Asief Mohamed. Picture: HETTY ZANTMAN
Asief Mohamed. Picture: HETTY ZANTMAN

Transformation of the highly concentrated stockbroking sector is proceeding at a snail’s pace, with black stockbrokers involved in less than 2% of the value traded on the Johannesburg Securities Exchange.

With 80% of the brokerage on the exchange being handled by only 10 of the 55 members of the JSE, little of the cake remains to be shared among the rest.

These facts emerged from the summit on transformation in the stockbroking industry organised on Thursday by the Association of Black Securities and Investment Professionals (Absip). The failure of asset institutions to use black stockbrokers was a dominant theme.

The JSE’s head of equity and equity derivatives, Valdene Reddy, noted that the fall of about 15% over the year in trading volumes created a difficult context within which to drive transformation. The JSE had taken steps to reduce trading fees for qualifying firms whose margins were under pressure.

The CEO of Lefika Securities and a member of the Black Brokers Forum, Vusimuzi Mkhondo, noted that of the 553 practising stockbrokers, only 20 were black. He urged asset managers to commit to meaningful allocations to black firms and adopt a minimum threshold. Leading stockbrokers should partner with black broking firms and pass on expertise, he said.

Absip president Sibongiseni Mbatha said black stockbroking firms received only a small proportion of the work allocated by large asset houses. The lack of transformation among decision-makers in large asset houses prevented any meaningful allocation to black broking firms.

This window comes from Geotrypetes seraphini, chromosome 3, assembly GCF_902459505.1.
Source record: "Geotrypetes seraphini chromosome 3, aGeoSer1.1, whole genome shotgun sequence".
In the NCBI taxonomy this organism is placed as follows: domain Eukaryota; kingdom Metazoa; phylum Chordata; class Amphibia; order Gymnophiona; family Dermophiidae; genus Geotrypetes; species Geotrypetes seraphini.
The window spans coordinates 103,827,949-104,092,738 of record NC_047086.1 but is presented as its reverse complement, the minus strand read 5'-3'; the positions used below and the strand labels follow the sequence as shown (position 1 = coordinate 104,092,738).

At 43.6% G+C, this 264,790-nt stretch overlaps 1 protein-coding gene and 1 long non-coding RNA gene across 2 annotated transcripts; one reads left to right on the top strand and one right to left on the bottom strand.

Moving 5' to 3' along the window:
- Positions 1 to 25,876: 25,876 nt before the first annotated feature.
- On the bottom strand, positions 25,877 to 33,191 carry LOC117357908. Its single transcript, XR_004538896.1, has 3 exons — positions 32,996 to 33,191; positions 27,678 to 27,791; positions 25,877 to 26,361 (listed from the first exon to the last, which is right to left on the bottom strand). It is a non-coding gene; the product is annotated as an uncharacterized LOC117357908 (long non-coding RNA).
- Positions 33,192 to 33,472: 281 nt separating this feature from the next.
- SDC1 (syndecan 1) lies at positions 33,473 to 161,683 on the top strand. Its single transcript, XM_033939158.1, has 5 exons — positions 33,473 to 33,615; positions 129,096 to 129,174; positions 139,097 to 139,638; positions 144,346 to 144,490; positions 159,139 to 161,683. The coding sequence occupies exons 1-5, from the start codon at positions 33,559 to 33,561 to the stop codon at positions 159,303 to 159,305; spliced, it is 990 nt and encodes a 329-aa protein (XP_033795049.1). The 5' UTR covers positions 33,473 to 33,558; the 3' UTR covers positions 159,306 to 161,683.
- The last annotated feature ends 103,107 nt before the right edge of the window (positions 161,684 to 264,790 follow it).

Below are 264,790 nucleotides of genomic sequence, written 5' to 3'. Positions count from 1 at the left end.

“Black brokerages face unyielding “school-tie connections” by the gatekeepers at institutional asset houses who allocate on a preferential basis to firms where they have past connections, he said.

“Institutional support for black brokers is intermittent, short term and inconsistent, making it difficult for these firms to plan with any predictability.

“The current status of transformation in the industry is not ideal,” Mbatha added, as there was no legislative support for transformation of the sector. Black brokers were given low quality, illiquid and small trades to execute. As price takers, they were pressured by larger institutions to transact at unviable rates and fees.

The Public Investment Corporation’s (PIC’s) GM for listed equities, Lebogang Molebatsi, reported that by 2016, 64% of the PIC’s brokerage went to 51% black-owned firms. But the pie had got smaller and there were more participants now.

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